Friday, August 30, 2013

A826 progress w/c 26/08/13

I'll admit it, i didn't do anything this week. We all need a break now and then, back on the wagon next week!

Monday, August 26, 2013

Is ostrich egg globe oldest known map of New World?

A 509 year old ostrich egg which has a map drawn on it is thought to be the oldest known depiction of the New World. The ostrich egg map, made from two lower-halves joined together in fact, is thought to pre-date the Hunt-Lenox Globe and may have been used as a model for the copper globe.

On the ostrich egg map is an unnamed island to the far north of the western hemisphere, this is thought to be depict Newfoundland or parts of Canada. The ostrich egg globe has been tested and verified as being from the 16th century. An image of a ship on the globe is thought to link it to Portugese explorer Gaspar Corte-Real who is thought to have reached Canada's Atlantic coast in 1501.

Friday, August 23, 2013

A826 progress w/c 19/08/13

An uneven week, i was unmotivated at the start of the week but the end of the week saw my first visit to the National Archives at Kew in West London. Now i have been to archives and record offices before of course (Stratford mainly but also Warwick and Birmingham) but Kew is a whole other kettle of fish (whatever that means?)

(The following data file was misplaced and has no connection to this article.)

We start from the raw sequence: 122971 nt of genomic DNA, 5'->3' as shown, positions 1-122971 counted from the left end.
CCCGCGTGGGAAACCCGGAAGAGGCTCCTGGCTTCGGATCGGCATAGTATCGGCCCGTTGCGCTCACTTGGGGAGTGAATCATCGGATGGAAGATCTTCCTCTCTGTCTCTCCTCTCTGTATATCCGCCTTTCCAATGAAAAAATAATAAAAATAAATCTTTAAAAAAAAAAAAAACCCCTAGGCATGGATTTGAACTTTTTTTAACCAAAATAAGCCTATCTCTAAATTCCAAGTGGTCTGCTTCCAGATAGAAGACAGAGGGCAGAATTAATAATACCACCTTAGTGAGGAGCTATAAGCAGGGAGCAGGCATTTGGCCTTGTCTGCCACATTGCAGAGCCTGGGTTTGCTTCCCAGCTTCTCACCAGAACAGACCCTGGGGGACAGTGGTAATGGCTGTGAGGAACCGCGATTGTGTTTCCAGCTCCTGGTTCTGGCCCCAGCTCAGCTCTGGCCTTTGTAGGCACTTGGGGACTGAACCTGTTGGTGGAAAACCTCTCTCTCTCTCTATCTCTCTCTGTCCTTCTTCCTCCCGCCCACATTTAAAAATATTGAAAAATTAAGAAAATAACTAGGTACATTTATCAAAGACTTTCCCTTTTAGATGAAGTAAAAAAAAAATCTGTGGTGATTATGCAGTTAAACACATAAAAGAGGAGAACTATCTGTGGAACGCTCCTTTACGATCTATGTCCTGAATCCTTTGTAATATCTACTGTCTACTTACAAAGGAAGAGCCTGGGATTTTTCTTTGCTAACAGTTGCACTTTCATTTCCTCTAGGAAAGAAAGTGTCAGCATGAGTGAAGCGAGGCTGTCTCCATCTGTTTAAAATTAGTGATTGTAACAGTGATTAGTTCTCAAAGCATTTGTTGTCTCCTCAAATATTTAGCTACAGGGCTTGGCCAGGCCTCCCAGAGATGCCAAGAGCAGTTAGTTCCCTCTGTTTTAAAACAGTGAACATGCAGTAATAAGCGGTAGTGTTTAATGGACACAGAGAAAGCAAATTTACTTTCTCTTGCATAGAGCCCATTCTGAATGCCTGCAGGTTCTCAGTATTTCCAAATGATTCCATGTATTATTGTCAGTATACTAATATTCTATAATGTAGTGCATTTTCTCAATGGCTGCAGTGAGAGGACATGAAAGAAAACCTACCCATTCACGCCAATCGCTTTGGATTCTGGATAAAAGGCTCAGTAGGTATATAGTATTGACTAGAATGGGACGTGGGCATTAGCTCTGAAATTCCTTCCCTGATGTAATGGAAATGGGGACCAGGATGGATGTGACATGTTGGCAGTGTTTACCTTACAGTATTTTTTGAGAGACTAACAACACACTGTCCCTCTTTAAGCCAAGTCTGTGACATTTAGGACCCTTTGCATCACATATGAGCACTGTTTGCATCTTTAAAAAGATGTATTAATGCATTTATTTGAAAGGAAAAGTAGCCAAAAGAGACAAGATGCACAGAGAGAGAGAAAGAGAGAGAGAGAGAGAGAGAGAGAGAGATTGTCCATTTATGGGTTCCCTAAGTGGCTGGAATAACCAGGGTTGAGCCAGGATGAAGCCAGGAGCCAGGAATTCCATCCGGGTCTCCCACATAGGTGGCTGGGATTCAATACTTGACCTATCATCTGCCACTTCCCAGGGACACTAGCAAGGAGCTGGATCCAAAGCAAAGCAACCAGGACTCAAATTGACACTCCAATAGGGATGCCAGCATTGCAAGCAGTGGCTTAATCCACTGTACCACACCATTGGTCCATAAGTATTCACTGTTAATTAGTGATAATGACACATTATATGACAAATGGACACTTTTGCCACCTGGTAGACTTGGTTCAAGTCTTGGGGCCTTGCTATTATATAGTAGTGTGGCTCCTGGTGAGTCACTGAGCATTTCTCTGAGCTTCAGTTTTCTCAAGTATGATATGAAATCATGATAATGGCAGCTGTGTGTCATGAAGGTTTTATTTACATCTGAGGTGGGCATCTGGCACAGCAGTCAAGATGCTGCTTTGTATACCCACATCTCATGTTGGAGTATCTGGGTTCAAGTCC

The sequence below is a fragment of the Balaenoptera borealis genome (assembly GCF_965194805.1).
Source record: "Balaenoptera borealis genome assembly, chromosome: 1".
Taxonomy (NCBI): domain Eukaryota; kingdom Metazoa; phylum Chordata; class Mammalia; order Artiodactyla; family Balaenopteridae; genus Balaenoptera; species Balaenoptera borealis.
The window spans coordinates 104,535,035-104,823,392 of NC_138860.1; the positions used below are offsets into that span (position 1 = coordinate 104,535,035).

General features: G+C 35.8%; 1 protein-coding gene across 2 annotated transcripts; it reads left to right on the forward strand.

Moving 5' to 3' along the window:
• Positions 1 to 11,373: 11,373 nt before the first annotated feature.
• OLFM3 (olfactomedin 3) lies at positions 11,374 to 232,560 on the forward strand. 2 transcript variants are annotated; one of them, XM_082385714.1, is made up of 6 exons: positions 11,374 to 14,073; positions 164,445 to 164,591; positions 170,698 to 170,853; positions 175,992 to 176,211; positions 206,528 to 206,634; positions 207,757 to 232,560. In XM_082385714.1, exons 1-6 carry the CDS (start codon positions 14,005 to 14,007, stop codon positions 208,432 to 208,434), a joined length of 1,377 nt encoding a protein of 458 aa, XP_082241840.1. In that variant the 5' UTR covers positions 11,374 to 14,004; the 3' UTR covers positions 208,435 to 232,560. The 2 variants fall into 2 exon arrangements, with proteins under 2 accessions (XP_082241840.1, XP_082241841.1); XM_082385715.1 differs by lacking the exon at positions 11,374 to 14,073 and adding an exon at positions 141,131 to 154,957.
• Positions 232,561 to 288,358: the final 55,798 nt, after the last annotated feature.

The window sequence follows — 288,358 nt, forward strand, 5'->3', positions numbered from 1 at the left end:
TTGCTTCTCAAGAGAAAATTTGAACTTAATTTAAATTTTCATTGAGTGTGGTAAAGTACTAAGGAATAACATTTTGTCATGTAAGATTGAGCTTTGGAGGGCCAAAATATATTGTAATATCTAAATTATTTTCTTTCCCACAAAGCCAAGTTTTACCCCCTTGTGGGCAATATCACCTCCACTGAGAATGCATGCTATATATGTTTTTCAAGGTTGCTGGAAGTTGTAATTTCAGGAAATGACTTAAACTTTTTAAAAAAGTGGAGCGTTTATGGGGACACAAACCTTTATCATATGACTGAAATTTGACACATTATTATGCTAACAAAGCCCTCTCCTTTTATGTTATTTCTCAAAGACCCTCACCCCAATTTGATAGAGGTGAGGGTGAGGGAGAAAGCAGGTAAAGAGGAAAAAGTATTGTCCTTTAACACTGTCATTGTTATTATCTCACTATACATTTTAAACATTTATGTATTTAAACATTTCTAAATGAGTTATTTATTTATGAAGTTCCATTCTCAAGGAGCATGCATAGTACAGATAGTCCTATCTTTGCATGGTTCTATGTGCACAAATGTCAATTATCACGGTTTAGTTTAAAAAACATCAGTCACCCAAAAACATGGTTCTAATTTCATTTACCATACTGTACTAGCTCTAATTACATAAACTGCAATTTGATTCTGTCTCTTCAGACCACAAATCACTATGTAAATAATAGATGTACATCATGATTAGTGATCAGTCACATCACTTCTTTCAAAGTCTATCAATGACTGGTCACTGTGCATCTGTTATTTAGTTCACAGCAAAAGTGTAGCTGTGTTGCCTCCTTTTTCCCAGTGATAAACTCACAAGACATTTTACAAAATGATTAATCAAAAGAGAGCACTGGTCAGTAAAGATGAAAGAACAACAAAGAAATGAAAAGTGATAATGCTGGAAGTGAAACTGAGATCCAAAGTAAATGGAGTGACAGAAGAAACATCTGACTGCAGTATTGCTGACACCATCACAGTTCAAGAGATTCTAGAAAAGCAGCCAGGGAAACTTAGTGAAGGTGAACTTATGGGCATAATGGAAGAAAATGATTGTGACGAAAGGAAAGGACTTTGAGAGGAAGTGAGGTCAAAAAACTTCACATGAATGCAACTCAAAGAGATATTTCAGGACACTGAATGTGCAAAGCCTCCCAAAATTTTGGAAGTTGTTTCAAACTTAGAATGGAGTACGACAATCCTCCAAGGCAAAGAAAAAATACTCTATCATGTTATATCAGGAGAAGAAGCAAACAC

I was a little bewildered on Thursday evening when i got my reader ticket, Kew's system is a lot more advanced and complicated than the other offices i have been to, but this morning i started to get the hang of it and had a look at some of the records and accounts from the Stratford & Moreton Railway Company (central to my thesis). Some useful stuff but i need to process it to get the full value.

Monday, August 19, 2013

Sirius object of worship in oldest known temple?

Its thought the oldest known temple in Göbekli Tepe, in Turkey, may have been dedicated to the Dog Star (Sirius). The site is 11,000 years old and consists of 20 enclosures though only a few have yet been excavated. Each enclosure is circular and surrounded by stone pillars on which are carved animals.